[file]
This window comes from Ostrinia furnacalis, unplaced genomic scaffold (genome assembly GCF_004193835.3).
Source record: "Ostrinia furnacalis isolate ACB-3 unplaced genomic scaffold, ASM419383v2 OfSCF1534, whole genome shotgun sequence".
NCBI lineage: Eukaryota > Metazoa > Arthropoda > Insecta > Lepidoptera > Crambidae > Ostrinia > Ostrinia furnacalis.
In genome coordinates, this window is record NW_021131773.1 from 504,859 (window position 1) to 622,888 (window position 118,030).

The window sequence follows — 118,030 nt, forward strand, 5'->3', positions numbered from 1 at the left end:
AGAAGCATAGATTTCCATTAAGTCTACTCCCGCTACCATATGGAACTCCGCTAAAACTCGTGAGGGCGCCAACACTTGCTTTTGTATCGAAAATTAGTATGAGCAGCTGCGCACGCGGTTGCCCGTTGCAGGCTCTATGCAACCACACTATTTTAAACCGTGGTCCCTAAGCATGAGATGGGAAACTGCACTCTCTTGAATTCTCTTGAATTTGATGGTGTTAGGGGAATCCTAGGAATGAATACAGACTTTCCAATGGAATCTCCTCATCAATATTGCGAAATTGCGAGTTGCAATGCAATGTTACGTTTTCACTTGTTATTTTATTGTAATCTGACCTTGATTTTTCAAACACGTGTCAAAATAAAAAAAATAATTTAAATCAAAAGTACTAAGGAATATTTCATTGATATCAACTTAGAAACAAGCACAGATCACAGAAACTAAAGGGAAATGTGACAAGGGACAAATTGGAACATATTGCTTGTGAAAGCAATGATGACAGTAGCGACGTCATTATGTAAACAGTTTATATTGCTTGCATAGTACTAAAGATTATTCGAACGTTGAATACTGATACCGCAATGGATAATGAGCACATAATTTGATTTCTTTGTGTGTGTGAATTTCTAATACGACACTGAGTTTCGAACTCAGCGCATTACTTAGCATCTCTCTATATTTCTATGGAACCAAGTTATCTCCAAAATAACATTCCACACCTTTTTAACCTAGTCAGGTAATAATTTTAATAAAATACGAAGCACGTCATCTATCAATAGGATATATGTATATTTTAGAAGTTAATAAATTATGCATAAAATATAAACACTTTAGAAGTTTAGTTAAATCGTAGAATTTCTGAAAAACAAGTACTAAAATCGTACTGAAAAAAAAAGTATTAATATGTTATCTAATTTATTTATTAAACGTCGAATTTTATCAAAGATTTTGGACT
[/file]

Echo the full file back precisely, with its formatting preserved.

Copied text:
This window comes from Ostrinia furnacalis, unplaced genomic scaffold (genome assembly GCF_004193835.3).
Source record: "Ostrinia furnacalis isolate ACB-3 unplaced genomic scaffold, ASM419383v2 OfSCF1534, whole genome shotgun sequence".
NCBI lineage: Eukaryota > Metazoa > Arthropoda > Insecta > Lepidoptera > Crambidae > Ostrinia > Ostrinia furnacalis.
In genome coordinates, this window is record NW_021131773.1 from 504,859 (window position 1) to 622,888 (window position 118,030).

The window sequence follows — 118,030 nt, forward strand, 5'->3', positions numbered from 1 at the left end:
AGAAGCATAGATTTCCATTAAGTCTACTCCCGCTACCATATGGAACTCCGCTAAAACTCGTGAGGGCGCCAACACTTGCTTTTGTATCGAAAATTAGTATGAGCAGCTGCGCACGCGGTTGCCCGTTGCAGGCTCTATGCAACCACACTATTTTAAACCGTGGTCCCTAAGCATGAGATGGGAAACTGCACTCTCTTGAATTCTCTTGAATTTGATGGTGTTAGGGGAATCCTAGGAATGAATACAGACTTTCCAATGGAATCTCCTCATCAATATTGCGAAATTGCGAGTTGCAATGCAATGTTACGTTTTCACTTGTTATTTTATTGTAATCTGACCTTGATTTTTCAAACACGTGTCAAAATAAAAAAAATAATTTAAATCAAAAGTACTAAGGAATATTTCATTGATATCAACTTAGAAACAAGCACAGATCACAGAAACTAAAGGGAAATGTGACAAGGGACAAATTGGAACATATTGCTTGTGAAAGCAATGATGACAGTAGCGACGTCATTATGTAAACAGTTTATATTGCTTGCATAGTACTAAAGATTATTCGAACGTTGAATACTGATACCGCAATGGATAATGAGCACATAATTTGATTTCTTTGTGTGTGTGAATTTCTAATACGACACTGAGTTTCGAACTCAGCGCATTACTTAGCATCTCTCTATATTTCTATGGAACCAAGTTATCTCCAAAATAACATTCCACACCTTTTTAACCTAGTCAGGTAATAATTTTAATAAAATACGAAGCACGTCATCTATCAATAGGATATATGTATATTTTAGAAGTTAATAAATTATGCATAAAATATAAACACTTTAGAAGTTTAGTTAAATCGTAGAATTTCTGAAAAACAAGTACTAAAATCGTACTGAAAAAAAAAGTATTAATATGTTATCTAATTTATTTATTAAACGTCGAATTTTATCAAAGATTTTGGACT